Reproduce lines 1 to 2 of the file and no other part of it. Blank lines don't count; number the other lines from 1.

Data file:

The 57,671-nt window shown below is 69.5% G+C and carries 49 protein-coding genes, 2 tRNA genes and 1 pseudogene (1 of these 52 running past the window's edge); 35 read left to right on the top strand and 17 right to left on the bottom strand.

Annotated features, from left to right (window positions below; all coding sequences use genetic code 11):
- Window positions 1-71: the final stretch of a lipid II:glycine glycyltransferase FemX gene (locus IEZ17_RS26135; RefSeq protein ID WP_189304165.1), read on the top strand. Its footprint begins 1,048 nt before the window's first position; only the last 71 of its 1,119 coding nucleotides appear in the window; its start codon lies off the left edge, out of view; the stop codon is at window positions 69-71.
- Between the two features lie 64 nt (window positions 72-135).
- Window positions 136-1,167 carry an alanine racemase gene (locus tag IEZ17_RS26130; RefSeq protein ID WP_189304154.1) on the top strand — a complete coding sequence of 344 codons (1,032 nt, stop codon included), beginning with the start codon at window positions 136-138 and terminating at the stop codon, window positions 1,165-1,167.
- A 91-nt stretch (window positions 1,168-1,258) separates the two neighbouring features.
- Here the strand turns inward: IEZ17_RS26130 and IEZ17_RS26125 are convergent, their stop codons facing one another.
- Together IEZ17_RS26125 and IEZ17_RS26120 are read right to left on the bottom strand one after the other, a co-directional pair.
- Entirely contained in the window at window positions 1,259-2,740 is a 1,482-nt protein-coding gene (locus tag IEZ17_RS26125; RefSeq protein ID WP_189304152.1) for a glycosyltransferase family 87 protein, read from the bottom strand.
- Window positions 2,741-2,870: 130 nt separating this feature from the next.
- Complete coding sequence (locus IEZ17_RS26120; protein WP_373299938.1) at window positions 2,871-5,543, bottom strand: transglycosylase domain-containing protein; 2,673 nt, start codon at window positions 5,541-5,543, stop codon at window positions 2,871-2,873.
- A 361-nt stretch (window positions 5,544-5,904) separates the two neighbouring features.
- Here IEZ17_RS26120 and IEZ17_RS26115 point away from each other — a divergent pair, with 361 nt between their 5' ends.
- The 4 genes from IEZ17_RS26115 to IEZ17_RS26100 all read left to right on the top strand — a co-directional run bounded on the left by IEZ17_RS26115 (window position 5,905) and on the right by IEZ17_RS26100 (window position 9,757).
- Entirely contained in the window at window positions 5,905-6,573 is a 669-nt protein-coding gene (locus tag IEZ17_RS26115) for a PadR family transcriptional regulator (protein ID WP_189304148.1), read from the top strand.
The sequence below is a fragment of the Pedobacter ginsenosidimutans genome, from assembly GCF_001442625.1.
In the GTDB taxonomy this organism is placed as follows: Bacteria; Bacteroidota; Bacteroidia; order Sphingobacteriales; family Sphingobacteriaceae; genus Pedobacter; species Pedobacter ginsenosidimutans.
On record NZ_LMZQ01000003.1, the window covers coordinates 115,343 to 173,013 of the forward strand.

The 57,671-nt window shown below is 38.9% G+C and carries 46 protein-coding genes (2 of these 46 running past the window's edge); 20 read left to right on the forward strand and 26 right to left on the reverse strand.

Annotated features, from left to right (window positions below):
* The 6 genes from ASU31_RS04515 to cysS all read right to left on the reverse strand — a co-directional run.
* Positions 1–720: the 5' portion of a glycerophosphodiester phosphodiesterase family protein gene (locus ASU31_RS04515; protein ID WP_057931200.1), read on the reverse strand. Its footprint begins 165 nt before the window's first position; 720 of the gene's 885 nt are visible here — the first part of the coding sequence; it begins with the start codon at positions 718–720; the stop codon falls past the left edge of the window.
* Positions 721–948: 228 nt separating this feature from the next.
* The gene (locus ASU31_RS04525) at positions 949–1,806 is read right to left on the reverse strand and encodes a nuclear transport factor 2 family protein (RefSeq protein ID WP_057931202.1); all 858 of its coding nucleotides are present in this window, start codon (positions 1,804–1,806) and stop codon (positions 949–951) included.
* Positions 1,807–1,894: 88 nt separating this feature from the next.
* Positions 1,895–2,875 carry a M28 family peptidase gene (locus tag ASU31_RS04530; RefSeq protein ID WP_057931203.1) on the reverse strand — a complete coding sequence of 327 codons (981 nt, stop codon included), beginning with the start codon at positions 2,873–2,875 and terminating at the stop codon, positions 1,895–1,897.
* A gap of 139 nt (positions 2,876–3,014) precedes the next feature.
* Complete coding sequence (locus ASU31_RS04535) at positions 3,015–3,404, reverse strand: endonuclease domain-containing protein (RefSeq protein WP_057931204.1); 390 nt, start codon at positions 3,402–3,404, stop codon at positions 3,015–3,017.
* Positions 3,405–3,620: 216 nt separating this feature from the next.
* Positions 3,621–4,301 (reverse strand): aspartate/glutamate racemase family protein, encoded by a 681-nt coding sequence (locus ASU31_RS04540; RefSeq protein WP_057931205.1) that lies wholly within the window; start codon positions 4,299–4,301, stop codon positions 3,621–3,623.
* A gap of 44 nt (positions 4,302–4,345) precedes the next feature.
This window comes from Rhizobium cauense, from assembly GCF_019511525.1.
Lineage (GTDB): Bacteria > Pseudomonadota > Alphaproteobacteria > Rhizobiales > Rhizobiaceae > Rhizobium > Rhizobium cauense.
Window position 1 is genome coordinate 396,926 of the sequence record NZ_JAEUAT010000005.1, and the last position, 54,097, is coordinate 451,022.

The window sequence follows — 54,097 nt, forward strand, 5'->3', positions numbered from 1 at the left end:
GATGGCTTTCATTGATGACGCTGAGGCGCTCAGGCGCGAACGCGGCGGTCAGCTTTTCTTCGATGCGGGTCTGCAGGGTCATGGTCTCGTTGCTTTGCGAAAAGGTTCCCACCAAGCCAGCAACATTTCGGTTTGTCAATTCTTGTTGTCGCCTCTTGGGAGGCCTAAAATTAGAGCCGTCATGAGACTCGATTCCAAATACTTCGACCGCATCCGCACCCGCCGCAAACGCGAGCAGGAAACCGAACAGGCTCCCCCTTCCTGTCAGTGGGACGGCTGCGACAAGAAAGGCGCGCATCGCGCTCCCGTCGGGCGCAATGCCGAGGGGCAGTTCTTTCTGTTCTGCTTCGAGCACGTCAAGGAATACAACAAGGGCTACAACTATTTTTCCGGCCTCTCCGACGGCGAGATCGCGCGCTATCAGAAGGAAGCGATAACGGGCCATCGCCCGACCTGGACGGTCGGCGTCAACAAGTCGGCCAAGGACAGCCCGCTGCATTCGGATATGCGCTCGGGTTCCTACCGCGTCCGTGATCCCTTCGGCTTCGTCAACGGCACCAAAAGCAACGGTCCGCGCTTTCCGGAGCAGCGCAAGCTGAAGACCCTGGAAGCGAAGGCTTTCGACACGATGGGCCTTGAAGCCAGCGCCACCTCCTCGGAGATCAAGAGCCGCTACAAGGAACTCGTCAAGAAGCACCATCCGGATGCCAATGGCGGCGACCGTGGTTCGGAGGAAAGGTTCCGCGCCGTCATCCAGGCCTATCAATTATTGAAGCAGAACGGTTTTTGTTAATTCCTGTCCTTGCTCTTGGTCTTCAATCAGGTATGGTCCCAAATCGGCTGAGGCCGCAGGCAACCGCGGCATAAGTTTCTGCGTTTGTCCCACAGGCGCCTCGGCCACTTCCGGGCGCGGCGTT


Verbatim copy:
The 57,671-nt window shown below is 69.5% G+C and carries 49 protein-coding genes, 2 tRNA genes and 1 pseudogene (1 of these 52 running past the window's edge); 35 read left to right on the top strand and 17 right to left on the bottom strand.

Annotated features, from left to right (window positions below; all coding sequences use genetic code 11):